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26 June, 2013
The Glory Of English Prose|
8. Jeremy Taylor
by Coleridge, Stephen
|My Dear Antony,
Milton, of whom I wrote in my last letter, was five years older
than Jeremy Taylor, of whom I am going to write to-day. The
latter's writings differ very much from Milton's, although they
were contemporaries for the whole of the former's life.
From the grave and august periods of Milton to the sweet beauty
of Jeremy Taylor is as the passing from out the austere halls of
Justice to lovely fields full of flowers.
Your and my great kinsman, Coleridge, pronounced Jeremy Taylor
to be the most eloquent of all divines; and Coleridge was a great
Indeed, there seems to dwell permanently in Jeremy Taylor's mind
a compelling sweetness and serenity.
His parables, though sometimes perhaps almost of set purpose
fanciful, are always full of beauty.
How can anyone withhold sympathy and affection from the writer
of such a passage as this:—
"But as, when the sun approaches towards the gates of the
morning, he first opens a little eye of heaven, and sends away the
spirits of darkness, and gives light to a cock, and calls up the
lark to matins, and by and by gilds the fringes of a cloud, and
peeps over the eastern hills, thrusting out his golden horns, like
those which decked the brows of Moses when he was forced to wear a
veil because himself had seen the face of God; and still, while a
man tells the story, the sun gets up higher, till he shows a fair
face and a full light, and then he shines one whole day, under a
cloud often, and sometimes weeping great and little showers, and
sets quickly, so is a man's reason and his life."
"No man can tell but he that loves his children, how many
delicious accents make a man's heart dance in the pretty
conversation of those dear pledges; their childishness, their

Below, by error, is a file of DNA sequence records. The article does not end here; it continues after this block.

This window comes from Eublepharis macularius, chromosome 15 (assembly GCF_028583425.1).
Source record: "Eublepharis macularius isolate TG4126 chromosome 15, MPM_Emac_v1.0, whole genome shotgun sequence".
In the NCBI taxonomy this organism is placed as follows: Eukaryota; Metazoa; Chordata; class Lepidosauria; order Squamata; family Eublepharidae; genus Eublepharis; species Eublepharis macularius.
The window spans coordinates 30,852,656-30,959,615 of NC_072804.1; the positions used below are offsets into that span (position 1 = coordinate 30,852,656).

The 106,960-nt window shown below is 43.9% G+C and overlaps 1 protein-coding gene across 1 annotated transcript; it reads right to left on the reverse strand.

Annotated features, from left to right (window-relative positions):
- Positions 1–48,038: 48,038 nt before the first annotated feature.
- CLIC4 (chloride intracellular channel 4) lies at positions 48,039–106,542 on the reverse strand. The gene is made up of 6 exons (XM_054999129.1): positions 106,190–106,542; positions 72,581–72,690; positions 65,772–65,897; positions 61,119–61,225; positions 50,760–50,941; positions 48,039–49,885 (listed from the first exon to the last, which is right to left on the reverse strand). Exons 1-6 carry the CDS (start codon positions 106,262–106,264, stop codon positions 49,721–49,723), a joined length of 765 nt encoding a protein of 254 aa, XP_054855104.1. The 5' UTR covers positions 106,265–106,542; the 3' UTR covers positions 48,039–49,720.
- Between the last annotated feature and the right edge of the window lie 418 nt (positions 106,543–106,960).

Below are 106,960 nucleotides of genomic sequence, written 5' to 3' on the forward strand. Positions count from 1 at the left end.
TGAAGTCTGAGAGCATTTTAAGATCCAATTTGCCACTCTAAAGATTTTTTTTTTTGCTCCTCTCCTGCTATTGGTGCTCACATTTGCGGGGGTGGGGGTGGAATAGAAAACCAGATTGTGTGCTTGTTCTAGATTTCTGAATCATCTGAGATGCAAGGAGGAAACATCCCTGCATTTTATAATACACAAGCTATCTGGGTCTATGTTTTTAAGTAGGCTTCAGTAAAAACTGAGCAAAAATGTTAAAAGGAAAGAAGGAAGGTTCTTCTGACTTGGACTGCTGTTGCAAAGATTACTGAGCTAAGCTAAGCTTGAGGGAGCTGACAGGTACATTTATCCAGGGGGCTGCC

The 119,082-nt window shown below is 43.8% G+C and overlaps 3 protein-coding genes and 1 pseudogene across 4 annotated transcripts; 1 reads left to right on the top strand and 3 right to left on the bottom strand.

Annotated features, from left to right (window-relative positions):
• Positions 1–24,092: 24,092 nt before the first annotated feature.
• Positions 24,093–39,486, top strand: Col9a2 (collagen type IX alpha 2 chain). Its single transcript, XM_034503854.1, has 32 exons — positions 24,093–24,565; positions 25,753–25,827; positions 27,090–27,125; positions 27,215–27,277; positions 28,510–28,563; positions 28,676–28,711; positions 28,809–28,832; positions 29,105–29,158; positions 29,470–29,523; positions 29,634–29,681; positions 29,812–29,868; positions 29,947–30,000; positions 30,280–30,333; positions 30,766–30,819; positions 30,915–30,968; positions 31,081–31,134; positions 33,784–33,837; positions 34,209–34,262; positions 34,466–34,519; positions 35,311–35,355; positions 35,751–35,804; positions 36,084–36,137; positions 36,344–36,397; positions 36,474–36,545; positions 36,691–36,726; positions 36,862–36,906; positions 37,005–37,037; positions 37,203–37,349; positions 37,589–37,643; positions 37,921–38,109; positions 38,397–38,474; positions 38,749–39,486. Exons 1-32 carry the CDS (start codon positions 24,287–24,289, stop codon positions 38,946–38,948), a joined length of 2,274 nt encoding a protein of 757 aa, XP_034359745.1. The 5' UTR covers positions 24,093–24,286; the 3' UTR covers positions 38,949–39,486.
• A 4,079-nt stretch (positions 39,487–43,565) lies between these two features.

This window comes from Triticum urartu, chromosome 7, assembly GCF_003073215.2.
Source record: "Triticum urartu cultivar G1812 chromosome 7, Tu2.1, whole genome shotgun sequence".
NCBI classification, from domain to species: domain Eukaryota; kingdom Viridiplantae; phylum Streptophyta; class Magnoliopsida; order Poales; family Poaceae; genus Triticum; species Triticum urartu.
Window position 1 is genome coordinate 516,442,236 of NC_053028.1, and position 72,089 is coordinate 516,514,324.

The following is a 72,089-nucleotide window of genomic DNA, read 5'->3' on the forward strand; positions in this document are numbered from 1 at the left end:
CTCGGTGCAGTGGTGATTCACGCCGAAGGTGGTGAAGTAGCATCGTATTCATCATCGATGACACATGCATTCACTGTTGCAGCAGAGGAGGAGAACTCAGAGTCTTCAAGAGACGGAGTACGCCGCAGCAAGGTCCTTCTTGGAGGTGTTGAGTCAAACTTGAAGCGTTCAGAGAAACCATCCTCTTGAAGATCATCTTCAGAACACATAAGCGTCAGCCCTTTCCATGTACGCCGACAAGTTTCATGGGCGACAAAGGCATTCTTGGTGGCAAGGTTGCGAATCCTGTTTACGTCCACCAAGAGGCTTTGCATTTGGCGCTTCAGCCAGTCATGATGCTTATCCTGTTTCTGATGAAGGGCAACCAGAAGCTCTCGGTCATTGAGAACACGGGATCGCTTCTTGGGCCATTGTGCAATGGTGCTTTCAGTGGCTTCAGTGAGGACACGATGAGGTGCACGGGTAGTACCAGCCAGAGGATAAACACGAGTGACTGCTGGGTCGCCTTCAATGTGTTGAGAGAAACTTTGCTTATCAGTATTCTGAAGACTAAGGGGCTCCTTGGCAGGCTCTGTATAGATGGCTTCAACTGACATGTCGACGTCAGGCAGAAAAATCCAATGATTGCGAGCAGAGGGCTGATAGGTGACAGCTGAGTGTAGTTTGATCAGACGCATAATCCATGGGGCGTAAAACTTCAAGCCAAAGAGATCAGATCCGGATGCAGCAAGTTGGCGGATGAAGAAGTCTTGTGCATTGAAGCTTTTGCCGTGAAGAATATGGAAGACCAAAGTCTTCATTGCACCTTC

stammering, their little angers, their innocence, their
imperfections, their necessities, are so many little emanations of
joy and comfort to him that delights in their persons and society;
but he that loves not his wife and children, feeds a lioness at
home, and broods a nest of sorrows; and blessing itself cannot make
him happy; so that all the commandments of God enjoining a man to
'love his wife' are nothing but so many necessities and capacities
of joy. 'She that is loved, is safe; and he that loves, is joyful,'
Love is a union of all things excellent; it contains in it
proportion and satisfaction, and rest and confidence."
"So have I seen a lark rising from his bed of grass, and soaring
upwards, singing as he rises, and hopes to get to heaven, and climb
above the clouds; but the poor bird was beaten back with the loud
sighings of an eastern wind, and his motion made irregular and
inconstant, descending more at every breath of the tempest, than it
could recover by the liberation and frequent weighing of his wings;
till the little creature was forced to sit down and pant, and stay
till the storm was over; and then it made a prosperous flight, and
did rise and sing, as if it had learned music and motion from an
angel, as he passed sometimes through the air, about his ministries
here below; so is the prayer of a good man."
"I am fallen into the hands of publicans and sequestrators, and
they have taken all from me; what now? Let me look about me. They
have left me the sun and moon, fire and water, a loving wife, and
many friends to pity me, and some to relieve me, and I can still
discourse; and unless I list, they have not taken away my merry
countenance and my cheerful spirit, and a good conscience; they
still have left me the Providence of God, and all the promises of
the Gospel, and my religion, and my hopes of heaven, and my charity
to them too; and still I sleep and digest, I eat and drink, I read
and meditate; I can walk in my neighbor's pleasant fields, and see
the varieties of natural beauties, and delight in all that in which
God delights, that is, in virtue and wisdom, in the whole creation,
and in God Himself."
Here, Antony, is true wisdom. True, indeed, is it that no one
can take away from you your merry countenance, your cheerful
spirit, and your good conscience unless you choose; keep all three,
Antony, throughout your life, and you will be happy yourself and
make everyone about you happy, and that is to make a little heaven
of your earthly home.
Your loving old